There are many subtypes and types of aggressors, and they occupy important spots at private and public, two-year and four-year, urban and rural institutions. My go-to plan of coping has been to probe the research done by scholars such as Claudia Lampman. I discovered David Yamada five years ago, astounded that bullying could happen in the mental health profession. And the work of Dan Olweus brought me hope when a child in my life was harassed at school.

Of course, sometimes the culture of any workplace is so toxic that one must leave. Persevering under hostile circumstances can exacerbate other problems and lead to an erosion of physical or emotional health, necessitating another kind of leave.

But I wonder if there are ways to remediate, short of filing grievances and lawsuits. I wonder if self-scrutiny of culture -- collective campus culture -- can help reduce a bully’s power. I envision that on a kinder campus, no tolerance of bullies can become a reality. When I did some research on K-12 teachers some time back, I learned that sometimes bullying is on their radar but they do not intervene, thinking that students may be better left to fend for themselves. That does depend.

Perhaps you are still skeptical, having persevered almost to the end of this column. You may be thinking that this behavior does not happen on the campus depicted on your website and in admissions’ publications, employee manuals or recruitment ads. I hope you’re right.

For those who are in the thick of bullying as victim or bystander: note that it takes awareness and guts to change a culture, to confront someone out of bounds and to strive to create a healthier climate.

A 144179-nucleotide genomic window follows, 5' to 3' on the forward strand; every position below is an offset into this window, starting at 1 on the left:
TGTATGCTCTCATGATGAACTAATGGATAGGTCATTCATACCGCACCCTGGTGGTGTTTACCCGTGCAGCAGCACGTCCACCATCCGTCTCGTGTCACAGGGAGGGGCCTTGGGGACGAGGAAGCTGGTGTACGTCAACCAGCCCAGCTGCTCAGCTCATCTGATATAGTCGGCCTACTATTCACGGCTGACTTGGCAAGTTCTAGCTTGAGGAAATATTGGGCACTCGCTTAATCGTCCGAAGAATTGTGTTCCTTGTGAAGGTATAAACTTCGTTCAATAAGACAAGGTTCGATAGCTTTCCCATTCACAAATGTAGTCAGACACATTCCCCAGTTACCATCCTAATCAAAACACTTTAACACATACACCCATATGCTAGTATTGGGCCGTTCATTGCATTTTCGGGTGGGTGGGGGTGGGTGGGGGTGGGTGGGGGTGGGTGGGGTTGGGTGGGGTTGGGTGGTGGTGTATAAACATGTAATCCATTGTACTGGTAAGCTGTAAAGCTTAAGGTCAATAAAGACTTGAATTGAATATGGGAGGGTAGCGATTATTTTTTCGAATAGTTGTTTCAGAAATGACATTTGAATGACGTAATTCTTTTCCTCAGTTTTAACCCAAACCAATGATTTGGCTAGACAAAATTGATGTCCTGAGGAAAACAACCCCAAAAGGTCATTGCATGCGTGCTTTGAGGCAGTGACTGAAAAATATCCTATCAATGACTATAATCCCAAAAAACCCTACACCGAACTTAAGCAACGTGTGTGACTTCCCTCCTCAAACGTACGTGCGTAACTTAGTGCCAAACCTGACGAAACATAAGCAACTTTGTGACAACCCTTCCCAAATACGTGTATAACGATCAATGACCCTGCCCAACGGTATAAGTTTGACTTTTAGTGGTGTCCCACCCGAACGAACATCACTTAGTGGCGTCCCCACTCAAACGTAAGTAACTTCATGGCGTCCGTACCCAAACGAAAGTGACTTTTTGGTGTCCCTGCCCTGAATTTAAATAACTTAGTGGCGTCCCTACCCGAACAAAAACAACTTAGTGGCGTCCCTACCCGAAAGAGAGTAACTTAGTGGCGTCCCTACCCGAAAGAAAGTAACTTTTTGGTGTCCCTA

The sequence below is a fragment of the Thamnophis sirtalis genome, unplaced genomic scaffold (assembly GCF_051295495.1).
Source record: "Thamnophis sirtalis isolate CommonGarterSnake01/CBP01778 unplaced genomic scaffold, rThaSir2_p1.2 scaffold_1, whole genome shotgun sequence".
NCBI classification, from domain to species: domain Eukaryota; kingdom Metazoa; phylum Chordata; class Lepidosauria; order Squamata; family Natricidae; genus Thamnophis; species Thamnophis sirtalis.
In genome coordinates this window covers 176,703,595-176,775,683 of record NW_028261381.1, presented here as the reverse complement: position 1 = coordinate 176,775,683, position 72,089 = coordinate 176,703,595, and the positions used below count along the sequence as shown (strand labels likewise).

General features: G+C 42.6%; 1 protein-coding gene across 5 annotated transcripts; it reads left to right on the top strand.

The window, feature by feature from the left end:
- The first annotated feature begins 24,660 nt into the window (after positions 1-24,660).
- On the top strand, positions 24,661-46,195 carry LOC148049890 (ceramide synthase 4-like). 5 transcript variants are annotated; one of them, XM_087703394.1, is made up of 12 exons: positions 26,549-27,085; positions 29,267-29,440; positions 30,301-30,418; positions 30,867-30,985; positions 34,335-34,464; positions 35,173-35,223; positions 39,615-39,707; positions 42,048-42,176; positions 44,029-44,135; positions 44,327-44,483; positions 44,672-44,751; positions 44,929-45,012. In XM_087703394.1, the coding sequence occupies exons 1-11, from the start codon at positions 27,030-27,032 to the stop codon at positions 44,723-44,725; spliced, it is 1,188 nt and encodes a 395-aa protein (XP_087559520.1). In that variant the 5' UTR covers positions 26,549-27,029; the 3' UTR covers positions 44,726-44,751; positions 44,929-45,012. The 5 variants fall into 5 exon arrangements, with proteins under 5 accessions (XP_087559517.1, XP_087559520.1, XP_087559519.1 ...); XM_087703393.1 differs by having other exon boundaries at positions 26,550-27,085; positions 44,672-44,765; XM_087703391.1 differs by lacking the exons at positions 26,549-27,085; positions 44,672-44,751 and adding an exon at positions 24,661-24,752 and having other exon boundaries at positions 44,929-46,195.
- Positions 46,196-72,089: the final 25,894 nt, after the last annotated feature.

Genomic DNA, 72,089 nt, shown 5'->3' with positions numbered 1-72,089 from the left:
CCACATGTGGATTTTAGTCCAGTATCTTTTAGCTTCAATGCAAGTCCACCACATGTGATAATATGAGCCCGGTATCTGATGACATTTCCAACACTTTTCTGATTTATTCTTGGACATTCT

In graduate school, I encountered a colleague who admitted to being a bully at a young age. I was intrigued, as such a revelation is rare. She explained that she was a student in preschool run by a grandparent, and she therefore deduced (using pre-K logic) that the lineage of power extended to her. She even climbed up on a table and shouted at the group -- ordering some children around and denying privileges to others. Fortunately, a relative taught her an early lesson: “We all must work together.”

How wise to provide that counsel. I wish all campus bullies had a loving grandparent like that to set them straight before habits became ingrained.

If colleges and universities cannot educate their own constituency, who can?

Bio

Maria Shine Stewart teaches writing and is a licensed professional counselor. This is part of a series, “A Kinder Campus,” that explores human relations in the academy. It offers anecdotal and research support for the idea that when we work kinder, we work better. Workplace morale, civility and collegiality count. Goodwill is free, so stock up and spread it around. Topic suggestions are welcome.